Minneapolis police start using body cameras Friday

A Los Angeles Police officer wearing a body camera
This Jan. 15, 2014 file photo shows a Los Angeles Police officer wearing an on-body camera during a demonstration for media in Los Angeles.
Damian Dovarganes / AP file

Some Minneapolis police officers will hit the streets Friday wearing body cameras to record interactions with the public. It's part of a pilot program that aims to rollout cameras department-wide by late 2015.

The body camera pilot program will last six to nine months and includes 36 officers from precincts across the city who were shown how to use the cameras earlier this week. The Minneapolis Police Department released a draft of their policies for the program on Wednesday.

Minneapolis Police Chief Janeé Harteau said at a City Council committee meeting Wednesday that she's supported some form of the program since she was sworn in as the head of the department in 2012.

"I believe the equipment will provide an added layer of transparency and accountability to the department," Harteau said. "In addition, this technology will protect our officers from false and frivolous claims, saving money in the process."

Harteau said the draft policy was put together by members from many divisions of the MPD, as well as the Police Officers Federation of Minneapolis, Minneapolis City Attorney, Hennepin County Attorney and Mayor Betsy Hodges' office.

The policy recommends that officers should wear the cameras anytime during their shift when they could anticipate a situation like a traffic stop, arrest or physical confrontation, among others.

It leaves the decision to turn the camera on or off to the officer. If the camera is deactivated before an incident concludes or if the equipment malfunctions, the officer must explain in a written statement.

Council Member Cam Gordon said during the hearing that the policy may create a loophole for officers to avoid turning the camera on.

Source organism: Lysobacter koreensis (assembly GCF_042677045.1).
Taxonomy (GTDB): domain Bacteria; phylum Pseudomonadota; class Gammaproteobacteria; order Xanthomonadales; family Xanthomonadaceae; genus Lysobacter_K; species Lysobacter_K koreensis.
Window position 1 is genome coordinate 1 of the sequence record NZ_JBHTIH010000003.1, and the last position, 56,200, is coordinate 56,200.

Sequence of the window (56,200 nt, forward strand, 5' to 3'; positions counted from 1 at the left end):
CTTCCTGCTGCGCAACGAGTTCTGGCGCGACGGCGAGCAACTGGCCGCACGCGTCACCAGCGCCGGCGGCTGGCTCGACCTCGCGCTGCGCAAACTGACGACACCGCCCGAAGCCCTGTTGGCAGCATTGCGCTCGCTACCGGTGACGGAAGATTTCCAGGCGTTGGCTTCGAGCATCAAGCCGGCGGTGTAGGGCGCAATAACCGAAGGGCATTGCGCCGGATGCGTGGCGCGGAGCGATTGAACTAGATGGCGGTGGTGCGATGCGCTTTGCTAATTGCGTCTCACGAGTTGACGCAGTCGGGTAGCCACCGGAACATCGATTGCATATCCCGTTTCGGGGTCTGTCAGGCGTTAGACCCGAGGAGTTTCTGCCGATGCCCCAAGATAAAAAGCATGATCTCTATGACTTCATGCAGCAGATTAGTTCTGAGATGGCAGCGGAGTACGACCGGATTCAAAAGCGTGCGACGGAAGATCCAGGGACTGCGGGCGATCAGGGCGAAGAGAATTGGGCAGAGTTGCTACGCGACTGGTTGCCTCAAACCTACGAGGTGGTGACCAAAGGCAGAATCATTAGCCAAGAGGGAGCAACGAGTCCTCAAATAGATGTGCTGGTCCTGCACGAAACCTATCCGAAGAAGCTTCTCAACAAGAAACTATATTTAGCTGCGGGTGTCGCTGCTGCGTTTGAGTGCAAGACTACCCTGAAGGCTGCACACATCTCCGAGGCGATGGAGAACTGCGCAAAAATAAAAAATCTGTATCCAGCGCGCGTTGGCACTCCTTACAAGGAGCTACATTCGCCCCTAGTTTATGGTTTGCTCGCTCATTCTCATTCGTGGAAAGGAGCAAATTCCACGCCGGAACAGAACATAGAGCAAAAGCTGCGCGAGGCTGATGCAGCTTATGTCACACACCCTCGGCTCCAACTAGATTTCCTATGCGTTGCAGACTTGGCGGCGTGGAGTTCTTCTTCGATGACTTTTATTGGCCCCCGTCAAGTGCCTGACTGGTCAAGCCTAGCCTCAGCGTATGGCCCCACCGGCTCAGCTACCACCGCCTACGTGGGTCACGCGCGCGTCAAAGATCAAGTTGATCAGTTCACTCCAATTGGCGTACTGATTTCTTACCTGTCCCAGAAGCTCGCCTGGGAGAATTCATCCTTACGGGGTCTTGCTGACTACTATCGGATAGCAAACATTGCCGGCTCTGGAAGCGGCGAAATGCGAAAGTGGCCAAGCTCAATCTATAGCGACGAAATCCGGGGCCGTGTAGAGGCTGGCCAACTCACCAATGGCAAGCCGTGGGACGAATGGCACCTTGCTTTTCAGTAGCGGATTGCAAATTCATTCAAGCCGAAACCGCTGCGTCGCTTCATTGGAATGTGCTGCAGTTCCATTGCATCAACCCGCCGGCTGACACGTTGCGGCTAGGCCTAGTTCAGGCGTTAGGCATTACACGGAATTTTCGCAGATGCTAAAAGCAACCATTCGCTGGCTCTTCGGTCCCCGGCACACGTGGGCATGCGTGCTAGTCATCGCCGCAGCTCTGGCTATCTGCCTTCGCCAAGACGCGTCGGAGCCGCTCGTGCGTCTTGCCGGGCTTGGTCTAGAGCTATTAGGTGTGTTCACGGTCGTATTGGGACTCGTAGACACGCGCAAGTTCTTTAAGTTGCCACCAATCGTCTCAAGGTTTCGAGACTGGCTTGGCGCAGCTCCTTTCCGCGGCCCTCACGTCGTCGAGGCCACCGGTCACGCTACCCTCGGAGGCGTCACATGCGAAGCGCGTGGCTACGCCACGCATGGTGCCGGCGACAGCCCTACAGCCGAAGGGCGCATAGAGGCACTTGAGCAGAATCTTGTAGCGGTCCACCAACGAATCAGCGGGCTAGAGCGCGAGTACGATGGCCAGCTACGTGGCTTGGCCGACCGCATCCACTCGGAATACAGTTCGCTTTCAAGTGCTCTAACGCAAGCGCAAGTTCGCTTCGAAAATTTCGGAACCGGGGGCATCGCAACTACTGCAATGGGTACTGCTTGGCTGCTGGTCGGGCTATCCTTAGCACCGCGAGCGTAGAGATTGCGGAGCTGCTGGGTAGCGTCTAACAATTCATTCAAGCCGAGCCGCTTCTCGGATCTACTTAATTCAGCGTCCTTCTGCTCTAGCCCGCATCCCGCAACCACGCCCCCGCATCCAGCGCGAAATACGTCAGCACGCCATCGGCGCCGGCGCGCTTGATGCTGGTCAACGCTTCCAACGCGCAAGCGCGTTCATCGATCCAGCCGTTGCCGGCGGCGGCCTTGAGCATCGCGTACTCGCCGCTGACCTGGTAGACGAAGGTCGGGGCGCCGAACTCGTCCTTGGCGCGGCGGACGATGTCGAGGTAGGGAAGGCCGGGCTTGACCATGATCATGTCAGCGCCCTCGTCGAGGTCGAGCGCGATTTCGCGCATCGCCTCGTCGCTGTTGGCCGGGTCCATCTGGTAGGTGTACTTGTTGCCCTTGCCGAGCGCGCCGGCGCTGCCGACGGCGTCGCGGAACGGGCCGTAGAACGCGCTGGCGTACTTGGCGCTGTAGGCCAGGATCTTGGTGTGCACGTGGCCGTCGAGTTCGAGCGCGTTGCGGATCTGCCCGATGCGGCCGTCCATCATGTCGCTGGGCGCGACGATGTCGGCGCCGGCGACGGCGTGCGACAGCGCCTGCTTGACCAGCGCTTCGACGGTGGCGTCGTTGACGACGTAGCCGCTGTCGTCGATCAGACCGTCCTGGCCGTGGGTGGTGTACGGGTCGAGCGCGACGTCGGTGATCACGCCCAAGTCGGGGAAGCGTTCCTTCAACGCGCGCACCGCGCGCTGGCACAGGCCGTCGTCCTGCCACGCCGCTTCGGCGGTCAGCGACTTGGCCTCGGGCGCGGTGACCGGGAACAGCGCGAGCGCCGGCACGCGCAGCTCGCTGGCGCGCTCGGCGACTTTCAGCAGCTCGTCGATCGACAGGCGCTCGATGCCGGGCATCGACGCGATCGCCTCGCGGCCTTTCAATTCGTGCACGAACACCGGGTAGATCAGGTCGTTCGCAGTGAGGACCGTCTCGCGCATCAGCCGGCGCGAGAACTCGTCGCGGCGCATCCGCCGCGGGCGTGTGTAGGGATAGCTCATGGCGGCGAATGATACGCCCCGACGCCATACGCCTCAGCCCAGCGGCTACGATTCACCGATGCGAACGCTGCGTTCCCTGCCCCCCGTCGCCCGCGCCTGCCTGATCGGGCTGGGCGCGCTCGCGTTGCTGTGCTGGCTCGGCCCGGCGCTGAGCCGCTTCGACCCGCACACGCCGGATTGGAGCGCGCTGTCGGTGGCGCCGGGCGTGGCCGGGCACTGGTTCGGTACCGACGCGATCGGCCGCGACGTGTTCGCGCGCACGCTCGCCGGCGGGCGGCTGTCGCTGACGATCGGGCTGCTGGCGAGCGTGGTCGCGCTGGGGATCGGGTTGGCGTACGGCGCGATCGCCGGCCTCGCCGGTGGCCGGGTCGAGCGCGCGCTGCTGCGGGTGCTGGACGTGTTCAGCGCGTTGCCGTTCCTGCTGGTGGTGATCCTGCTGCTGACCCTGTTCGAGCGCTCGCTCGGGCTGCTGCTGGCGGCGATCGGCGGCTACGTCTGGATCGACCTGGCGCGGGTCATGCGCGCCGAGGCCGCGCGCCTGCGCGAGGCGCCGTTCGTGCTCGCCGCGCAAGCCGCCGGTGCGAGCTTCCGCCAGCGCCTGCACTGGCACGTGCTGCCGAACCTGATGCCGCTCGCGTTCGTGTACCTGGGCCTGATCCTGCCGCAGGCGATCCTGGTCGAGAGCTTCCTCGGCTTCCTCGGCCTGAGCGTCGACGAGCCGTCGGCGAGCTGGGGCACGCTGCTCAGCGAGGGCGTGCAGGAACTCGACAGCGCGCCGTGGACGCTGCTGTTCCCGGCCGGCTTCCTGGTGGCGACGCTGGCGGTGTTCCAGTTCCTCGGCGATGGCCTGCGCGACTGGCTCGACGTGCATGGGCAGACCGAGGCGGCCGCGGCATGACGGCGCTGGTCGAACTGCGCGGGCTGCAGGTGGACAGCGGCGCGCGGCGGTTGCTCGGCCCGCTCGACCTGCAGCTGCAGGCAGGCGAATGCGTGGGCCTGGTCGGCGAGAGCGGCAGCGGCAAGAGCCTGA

"Hopefully we'll find in practice that it's activated often and regularly and it's not turned off until an incident is over," Gordon said.

Harteau said the expectation is that officers will keep the cameras on, but that it's not appropriate or safe in every situation. The policy states that body cameras shouldn't be used during SWAT operations.

"It's about discretion, but we'll do a very thorough look as to when those cameras are on and when they're off," Harteau said.

Officers will be testing different cameras to see which works best in Minnesota's climate — one is attached to the lapel or glasses while another is mounted on an officer's chest. Deputy Chief Travis Glampe said at the meeting that there is some signal to show the camera is on, but declined to say what it is.

Officers will be expected to upload and classify any videos at the end of their shifts. Footage obtained through the cameras will be governed by Minnesota's open data law, according to the city.

Harteau said it's a fluid policy, which will be updated as the public, officers and others offer input. The City Council's Public Safety, Civil Rights and Health Committee will receive updates on the evolution of the policy in the coming months.

The chief and mayor are planning a media availability on Friday to demonstrate the technology.

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